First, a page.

So being a big IP nerd, I was poking around Friendster the other day (yes, I still occasionally use it) and noticed that when someone's relationship status says "It's Complicated" there's a little "tm" after it:
That's odd, I thought. So I went and looked up the US Patent and Trademark Record for it and sure enough, Friendster has filed for a trademark registration on "It's Complicated":
|Word Mark||IT'S COMPLICATED|
|Goods and Services||IC 045. US 100 101. G & S: COMPUTER SERVICES, NAMELY, PROVIDING INFORMATION REGARDING, AND IN THE NATURE OF, ON-LINE DATING, SOCIAL INTRODUCTION, AND SOCIAL NETWORKING SERVICES. FIRST USE: 20050714. FIRST USE IN COMMERCE: 20050714|
|Standard Characters Claimed|
|Mark Drawing Code||(4) STANDARD CHARACTER MARK|
|Filing Date||June 3, 2004|
|Current Filing Basis||1B|
|Original Filing Basis||1B|
|Published for Opposition||September 6, 2005|
|Owner||(APPLICANT) Friendster, Inc. CORPORATION DELAWARE 1380 Villa St. Mountain View CALIFORNIA 94043|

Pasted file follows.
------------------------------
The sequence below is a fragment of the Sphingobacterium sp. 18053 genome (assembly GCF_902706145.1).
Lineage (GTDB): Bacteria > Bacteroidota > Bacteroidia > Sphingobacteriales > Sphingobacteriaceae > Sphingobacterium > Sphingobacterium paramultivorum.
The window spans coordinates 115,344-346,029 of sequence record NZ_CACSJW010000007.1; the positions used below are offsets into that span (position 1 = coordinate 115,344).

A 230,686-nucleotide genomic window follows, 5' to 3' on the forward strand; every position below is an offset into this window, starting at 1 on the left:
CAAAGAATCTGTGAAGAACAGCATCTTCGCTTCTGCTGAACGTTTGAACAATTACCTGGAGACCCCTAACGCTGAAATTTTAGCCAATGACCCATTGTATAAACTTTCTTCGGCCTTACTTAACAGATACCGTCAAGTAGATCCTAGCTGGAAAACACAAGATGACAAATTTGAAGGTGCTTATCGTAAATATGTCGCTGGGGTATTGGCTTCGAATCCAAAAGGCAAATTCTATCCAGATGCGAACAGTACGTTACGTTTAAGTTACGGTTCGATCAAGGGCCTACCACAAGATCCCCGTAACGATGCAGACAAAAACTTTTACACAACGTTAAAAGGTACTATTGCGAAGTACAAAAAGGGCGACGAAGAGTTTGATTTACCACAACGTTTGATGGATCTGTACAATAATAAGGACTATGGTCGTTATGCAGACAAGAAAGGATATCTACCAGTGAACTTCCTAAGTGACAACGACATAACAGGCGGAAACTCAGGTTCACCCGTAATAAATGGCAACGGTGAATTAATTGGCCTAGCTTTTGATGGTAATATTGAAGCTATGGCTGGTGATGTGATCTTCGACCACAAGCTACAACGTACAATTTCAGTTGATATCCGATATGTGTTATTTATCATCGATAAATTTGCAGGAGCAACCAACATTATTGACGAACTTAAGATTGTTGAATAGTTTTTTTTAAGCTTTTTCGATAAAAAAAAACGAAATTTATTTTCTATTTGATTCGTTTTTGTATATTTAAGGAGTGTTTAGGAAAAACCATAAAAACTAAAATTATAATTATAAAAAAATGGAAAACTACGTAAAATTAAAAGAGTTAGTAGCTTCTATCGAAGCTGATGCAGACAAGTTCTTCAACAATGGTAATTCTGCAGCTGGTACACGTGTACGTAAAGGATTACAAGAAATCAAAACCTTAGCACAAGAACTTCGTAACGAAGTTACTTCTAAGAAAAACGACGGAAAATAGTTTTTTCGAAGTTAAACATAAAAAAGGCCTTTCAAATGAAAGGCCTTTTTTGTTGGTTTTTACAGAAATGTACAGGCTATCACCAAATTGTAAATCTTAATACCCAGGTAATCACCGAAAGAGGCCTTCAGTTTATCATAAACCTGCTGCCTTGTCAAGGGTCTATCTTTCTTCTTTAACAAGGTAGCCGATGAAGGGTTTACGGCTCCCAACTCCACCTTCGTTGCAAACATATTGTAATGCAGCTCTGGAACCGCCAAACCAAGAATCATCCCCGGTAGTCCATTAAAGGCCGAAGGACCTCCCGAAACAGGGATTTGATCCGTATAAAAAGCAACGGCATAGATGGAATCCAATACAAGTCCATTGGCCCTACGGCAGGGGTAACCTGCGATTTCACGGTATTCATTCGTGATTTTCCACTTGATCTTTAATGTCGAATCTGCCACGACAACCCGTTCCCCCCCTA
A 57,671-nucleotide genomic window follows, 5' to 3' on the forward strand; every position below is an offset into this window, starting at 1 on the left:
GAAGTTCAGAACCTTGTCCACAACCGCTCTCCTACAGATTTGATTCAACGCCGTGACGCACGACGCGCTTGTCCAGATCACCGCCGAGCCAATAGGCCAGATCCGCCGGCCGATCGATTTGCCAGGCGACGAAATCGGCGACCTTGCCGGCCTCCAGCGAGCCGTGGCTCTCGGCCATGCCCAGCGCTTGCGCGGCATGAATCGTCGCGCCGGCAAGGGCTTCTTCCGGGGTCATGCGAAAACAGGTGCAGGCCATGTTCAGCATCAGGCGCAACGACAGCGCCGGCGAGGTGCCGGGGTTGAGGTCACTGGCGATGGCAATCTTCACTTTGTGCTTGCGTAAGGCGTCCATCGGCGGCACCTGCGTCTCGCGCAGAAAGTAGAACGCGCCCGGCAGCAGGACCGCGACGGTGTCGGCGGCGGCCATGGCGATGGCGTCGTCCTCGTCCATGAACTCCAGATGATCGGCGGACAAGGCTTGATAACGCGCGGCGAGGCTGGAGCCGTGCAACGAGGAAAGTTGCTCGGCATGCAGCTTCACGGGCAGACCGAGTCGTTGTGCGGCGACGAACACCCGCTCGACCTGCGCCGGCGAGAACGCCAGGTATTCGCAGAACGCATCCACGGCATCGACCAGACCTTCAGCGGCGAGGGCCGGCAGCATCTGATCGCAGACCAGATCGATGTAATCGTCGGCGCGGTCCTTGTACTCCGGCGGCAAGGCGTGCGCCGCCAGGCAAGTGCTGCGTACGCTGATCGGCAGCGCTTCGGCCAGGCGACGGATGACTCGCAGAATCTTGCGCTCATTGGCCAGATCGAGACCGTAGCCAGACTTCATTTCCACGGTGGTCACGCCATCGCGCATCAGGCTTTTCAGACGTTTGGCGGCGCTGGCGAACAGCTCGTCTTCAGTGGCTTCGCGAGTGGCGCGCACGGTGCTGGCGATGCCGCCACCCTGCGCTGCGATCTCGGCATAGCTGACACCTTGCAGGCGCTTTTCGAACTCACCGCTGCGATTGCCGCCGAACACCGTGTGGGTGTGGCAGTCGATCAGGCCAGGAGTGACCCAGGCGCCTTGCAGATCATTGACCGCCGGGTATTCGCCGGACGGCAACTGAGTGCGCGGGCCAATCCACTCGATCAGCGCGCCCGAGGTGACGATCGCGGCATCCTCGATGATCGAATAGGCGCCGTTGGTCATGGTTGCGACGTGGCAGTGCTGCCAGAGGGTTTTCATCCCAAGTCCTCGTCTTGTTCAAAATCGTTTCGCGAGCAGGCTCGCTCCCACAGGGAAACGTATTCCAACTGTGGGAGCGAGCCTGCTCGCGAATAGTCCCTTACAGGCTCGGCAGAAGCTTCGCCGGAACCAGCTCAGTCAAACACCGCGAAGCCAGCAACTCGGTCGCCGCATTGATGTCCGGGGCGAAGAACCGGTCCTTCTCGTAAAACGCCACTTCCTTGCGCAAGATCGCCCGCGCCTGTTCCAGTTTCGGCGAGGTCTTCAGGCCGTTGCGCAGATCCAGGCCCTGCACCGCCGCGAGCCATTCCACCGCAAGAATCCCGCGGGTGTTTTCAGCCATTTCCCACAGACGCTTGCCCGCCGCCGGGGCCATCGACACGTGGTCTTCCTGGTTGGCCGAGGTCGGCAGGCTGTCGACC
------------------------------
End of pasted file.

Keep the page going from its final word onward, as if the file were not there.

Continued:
|Attorney of Record||Joel S. Gooch|
|Type of Mark||SERVICE MARK|
What's bizarre to me about this is what exactly, if anything, this trademark means. The PTO document says that they are using the mark "It's Complicated" in conjunction with "Computer Services, namely, providing information regarding, and in the nature of, on-line dating, social introduction, and social networking services."
Yet, no one I know would think that. It's not like Friendster offers an "It's Complicated" search service or introduction service where that phrase is used as a brand name. Rather, it's information provided by the user themselves about their relationship status. Again, here it is in context:
Trademarks are supposed to identify the source of a good or service. But in this context, the phrase "It's Complicated" identifies the status of the user, not the source of anything from Friendster, Inc. I suppose one could argue that the Friendster service is communicating the information by using the "IC" phrase, but again, it's the user that chooses that phrase and its meaning, not Friendster.
Of course, I completely understand Friendster wanting to have some kind of intellectual property right on the phrase, as it has become quite popular on social networking sites as a status for users who have varying degrees of relationship dysphoria, but trademark does not seem a good fit and frankly leaves me feeling quite Puzzled(tm).